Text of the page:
5. J. Sohn, S. Lee, Z. Jiang, H.-Y. Chen, H.-S. P. Wong, “Atomically Thin Graphene Plane Electrode for 3D RRAM,” IEEE International Electron Devices Meeting (IEDM), paper 5.3, December 15 – 17, San Francisco, 2014.
6. Z. Jiang, S. Yu, Y. Wu, J. H. Engel, X. Guan, H.-S. P. Wong, “Verilog-A Compact Model for Oxide-based Resistive Random Access Memory (RRAM),” International Conference on Simulation of Semiconductor Processes and Devices (SISPAD), paper 3-3, Yokohama, Japan, September 9 – 11, 2014
7. M.C. Tung, H. Yi, T. Iwama, N. Laachi, K. T. Delaney, G.H. Fredrickson, and H.-S. P. Wong, “Defect Reduction of Peanut-Shaped Direct Self-Assembly using Hompolymer,” 58th International Conference on Electron, Ion, and Photon Beam Technology and Nanofabrication (EIPBN), Washington, D.C., May 27 – May 30, 2014.
8. M. M. Shulaker, K. Saraswat, H.-S. P. Wong, S. Mitra, “Monolithic Three-Dimensional Integration of Carbon Nanotube FETs with Silicon CMOS,” Symp. VLSI Technology, paper T19.4, Honolulu, HI, June 9 – 13, 2014.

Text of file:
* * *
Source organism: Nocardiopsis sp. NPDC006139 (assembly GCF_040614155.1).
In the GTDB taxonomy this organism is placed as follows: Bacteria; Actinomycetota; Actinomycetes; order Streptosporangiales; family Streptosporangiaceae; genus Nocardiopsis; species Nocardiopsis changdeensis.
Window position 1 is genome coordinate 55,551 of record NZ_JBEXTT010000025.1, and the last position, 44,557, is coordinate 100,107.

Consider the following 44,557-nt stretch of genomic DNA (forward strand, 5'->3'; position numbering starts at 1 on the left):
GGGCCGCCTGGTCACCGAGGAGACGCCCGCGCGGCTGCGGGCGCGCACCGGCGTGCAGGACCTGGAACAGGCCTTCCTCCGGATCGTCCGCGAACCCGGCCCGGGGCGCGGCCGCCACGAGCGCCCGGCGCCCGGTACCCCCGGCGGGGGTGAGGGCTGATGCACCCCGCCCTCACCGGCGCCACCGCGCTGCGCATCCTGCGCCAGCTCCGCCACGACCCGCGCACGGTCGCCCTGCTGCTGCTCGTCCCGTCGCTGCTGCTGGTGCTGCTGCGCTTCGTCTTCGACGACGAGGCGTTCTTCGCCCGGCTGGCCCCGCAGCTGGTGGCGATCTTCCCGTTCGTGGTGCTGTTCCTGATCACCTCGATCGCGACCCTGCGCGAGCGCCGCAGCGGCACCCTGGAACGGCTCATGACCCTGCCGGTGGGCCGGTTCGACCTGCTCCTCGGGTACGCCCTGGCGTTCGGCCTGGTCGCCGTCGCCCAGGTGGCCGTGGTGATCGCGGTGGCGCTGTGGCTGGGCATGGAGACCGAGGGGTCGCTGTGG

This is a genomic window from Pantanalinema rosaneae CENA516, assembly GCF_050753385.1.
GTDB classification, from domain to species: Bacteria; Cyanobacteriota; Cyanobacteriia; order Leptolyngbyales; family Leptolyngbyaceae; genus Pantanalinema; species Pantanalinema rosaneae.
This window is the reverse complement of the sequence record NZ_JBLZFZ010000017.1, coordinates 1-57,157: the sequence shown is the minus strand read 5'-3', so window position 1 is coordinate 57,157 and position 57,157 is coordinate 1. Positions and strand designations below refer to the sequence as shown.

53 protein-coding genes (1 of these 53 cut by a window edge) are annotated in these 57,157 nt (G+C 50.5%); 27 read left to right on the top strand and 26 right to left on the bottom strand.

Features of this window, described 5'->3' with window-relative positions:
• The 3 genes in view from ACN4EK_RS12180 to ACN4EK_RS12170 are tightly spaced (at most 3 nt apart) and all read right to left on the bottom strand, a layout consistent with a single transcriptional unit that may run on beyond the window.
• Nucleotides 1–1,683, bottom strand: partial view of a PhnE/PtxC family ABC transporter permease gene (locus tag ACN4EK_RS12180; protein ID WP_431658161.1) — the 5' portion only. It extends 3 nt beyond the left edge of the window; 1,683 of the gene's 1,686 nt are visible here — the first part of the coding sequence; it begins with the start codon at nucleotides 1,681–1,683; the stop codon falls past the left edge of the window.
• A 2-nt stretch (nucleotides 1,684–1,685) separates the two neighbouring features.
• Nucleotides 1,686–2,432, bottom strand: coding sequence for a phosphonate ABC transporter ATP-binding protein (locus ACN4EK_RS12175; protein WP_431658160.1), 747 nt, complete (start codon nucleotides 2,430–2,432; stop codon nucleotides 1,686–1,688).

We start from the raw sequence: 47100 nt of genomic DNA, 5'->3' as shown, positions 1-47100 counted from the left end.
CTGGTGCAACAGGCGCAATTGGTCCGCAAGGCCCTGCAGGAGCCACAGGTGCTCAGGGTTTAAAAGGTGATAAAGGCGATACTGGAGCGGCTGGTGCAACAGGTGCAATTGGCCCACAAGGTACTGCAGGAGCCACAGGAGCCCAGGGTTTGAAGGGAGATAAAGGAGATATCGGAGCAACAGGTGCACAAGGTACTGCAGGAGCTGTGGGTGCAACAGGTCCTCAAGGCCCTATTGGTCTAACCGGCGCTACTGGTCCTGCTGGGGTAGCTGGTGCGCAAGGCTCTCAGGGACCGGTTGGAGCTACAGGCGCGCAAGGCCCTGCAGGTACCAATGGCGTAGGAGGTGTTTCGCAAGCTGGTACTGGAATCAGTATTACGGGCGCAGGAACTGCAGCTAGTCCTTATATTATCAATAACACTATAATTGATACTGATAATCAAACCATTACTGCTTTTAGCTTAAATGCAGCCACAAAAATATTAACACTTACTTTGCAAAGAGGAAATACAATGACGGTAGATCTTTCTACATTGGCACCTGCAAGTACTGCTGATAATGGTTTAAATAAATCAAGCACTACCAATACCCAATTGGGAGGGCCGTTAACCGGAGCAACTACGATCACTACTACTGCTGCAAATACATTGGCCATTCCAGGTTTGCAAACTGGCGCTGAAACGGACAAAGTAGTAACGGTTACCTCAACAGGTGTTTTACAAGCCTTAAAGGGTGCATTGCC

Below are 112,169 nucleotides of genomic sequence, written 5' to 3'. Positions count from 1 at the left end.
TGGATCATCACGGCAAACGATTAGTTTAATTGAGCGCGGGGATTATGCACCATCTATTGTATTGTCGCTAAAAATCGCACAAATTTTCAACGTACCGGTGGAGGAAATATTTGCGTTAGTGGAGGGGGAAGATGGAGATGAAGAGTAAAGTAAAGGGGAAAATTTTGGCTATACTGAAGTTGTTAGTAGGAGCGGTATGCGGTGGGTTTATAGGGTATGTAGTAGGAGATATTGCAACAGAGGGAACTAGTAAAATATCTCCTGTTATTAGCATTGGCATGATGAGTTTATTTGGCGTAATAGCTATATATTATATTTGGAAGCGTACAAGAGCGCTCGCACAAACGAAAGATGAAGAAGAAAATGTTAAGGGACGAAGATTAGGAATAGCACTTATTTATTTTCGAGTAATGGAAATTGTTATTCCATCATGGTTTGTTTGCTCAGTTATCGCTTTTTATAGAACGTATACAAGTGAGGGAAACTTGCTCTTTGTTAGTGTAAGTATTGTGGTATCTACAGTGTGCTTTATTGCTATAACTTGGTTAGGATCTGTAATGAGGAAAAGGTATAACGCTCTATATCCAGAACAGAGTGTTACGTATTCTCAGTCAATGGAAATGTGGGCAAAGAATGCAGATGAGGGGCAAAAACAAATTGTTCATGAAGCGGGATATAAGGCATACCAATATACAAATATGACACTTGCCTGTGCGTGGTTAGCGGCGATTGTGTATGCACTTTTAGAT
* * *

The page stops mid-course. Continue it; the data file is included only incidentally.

9. H.-Y. Chen, B. Gao, H. Li, R. Liu, P. Huang. Z. Chen, B. Chen, F. Zhang, L. Zhao, Z. Jiang, L. Liu, X. Liu J. Kang, S. Yu, Y. Nishi, H.-S. P. Wong, “Towards High-Speed, Write-Disturb Tolerant 3D Vertical RRAM Arrays,” Symp. VLSI Technology, Honolulu, HI, paper T22.2, June 9 – 13, 2014.
10. C. Ahn, Z. Jiang, C.-S. Lee, H.-Y. Chen, J. Liang, L. S. Liyanage, and H.-S. P. Wong, “A 1TnR Array Architecture using a One-Dimensional Selection Device,” Symp. VLSI Technology, paper T15.4, Honolulu, HI, June 9 – 13, 2014.
11. Y. Wu, H. Yi, Z. Zhang, Z. Jiang, J. Sohn, S. Wong, H.-S. P. Wong, “First Demonstration of RRAM Patterned by Block Copolymer Self-Assembly,” IEEE International Electron Devices Meeting (IEDM), paper 20.8, December 9 – 11, Washington, D.C., 2013.